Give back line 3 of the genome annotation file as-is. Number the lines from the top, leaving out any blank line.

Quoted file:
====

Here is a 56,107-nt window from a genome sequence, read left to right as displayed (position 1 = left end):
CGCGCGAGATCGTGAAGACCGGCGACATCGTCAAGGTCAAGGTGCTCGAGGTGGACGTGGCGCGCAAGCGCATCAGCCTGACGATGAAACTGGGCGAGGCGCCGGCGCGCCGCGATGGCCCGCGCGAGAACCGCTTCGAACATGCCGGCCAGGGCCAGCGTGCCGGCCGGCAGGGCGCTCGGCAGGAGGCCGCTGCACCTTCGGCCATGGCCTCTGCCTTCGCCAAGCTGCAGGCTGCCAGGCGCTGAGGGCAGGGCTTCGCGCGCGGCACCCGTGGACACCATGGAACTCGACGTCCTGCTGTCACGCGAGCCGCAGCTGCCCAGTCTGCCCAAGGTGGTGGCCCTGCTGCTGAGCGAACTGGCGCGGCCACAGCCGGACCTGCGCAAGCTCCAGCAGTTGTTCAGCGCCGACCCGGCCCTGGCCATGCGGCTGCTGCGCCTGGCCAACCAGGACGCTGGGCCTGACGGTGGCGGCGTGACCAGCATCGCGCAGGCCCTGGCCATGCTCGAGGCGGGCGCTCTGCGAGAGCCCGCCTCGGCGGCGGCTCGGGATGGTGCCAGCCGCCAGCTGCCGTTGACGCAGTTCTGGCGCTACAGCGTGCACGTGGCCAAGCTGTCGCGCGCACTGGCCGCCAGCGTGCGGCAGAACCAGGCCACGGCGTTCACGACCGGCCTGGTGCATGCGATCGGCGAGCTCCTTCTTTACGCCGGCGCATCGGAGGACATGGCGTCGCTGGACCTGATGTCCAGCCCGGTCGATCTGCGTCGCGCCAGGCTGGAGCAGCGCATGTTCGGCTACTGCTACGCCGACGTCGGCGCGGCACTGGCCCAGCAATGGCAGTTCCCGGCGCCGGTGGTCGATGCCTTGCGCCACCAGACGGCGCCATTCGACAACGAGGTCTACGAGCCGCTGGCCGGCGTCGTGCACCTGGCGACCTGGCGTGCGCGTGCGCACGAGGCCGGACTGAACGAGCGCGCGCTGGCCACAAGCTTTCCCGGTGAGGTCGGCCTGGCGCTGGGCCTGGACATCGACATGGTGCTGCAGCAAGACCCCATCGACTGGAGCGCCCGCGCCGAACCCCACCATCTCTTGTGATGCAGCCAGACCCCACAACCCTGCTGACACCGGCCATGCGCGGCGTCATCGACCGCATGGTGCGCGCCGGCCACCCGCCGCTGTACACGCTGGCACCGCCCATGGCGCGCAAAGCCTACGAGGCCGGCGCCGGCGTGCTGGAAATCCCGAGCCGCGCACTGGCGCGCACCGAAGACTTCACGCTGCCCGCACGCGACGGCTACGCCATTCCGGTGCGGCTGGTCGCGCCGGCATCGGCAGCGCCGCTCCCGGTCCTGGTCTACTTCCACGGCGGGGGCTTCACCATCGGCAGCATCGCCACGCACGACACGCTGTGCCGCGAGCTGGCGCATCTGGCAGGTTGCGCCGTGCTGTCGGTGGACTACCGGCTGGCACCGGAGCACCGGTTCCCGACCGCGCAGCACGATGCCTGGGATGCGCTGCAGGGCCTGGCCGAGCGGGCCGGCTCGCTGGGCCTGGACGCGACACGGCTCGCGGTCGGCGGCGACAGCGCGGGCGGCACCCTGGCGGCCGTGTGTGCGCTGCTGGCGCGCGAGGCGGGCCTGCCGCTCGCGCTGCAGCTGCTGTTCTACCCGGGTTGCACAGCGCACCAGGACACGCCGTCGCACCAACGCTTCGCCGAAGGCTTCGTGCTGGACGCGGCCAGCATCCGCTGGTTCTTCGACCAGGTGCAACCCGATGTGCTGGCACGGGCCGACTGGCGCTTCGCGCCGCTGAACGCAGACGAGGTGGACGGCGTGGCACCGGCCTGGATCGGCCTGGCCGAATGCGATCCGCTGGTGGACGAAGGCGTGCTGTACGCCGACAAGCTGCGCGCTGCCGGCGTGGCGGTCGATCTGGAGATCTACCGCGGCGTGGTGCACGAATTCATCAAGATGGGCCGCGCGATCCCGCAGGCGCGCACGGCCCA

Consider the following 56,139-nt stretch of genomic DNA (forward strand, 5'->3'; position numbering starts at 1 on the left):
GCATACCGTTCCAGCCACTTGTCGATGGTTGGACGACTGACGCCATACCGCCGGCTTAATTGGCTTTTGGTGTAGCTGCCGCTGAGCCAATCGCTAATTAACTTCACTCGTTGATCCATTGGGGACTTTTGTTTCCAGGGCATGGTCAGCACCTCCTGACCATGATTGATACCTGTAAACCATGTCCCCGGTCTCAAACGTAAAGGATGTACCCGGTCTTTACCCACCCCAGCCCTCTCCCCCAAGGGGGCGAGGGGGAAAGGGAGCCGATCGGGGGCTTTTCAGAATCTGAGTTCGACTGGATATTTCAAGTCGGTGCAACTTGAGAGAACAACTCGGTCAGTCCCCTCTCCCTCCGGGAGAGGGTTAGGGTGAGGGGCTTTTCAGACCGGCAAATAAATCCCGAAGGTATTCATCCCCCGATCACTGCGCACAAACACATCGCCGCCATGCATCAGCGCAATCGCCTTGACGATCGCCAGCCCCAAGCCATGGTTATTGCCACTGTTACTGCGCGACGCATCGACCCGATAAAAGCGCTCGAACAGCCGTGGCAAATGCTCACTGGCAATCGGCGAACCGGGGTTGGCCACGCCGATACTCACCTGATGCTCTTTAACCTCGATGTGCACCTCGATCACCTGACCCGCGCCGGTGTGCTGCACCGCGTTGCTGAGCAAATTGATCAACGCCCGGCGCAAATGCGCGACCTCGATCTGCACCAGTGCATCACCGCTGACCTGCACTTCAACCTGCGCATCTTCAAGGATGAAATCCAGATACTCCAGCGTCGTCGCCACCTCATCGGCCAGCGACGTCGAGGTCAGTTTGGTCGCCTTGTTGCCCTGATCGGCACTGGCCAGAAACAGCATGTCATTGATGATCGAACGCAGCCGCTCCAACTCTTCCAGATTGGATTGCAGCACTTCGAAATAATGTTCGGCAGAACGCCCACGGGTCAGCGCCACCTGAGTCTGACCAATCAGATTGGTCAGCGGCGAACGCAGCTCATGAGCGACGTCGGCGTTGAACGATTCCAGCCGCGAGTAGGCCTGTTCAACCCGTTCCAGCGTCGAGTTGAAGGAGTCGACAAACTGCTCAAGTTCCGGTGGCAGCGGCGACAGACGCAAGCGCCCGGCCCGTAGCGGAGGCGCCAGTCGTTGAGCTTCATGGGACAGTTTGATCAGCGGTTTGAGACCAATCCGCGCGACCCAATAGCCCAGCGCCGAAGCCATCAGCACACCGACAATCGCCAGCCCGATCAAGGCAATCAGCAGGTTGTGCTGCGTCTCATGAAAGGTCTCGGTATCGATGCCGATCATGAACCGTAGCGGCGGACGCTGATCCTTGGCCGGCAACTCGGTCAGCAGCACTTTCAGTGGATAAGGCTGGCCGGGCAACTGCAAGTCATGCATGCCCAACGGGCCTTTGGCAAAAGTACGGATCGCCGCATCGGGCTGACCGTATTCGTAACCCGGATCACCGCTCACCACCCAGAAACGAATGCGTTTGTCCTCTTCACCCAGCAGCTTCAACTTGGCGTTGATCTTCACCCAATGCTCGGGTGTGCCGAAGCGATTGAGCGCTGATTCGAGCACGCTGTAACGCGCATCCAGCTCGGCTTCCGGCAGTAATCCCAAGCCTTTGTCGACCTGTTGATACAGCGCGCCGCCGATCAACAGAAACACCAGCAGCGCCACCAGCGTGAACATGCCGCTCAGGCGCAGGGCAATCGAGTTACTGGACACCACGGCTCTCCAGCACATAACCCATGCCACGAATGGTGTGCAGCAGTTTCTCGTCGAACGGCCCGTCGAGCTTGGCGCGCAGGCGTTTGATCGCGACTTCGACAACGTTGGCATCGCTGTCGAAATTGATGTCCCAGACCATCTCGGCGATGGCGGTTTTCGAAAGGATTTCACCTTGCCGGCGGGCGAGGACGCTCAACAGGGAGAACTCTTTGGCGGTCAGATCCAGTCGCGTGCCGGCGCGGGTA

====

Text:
Consider the following 56,139-nt stretch of genomic DNA (forward strand, 5'->3'; position numbering starts at 1 on the left):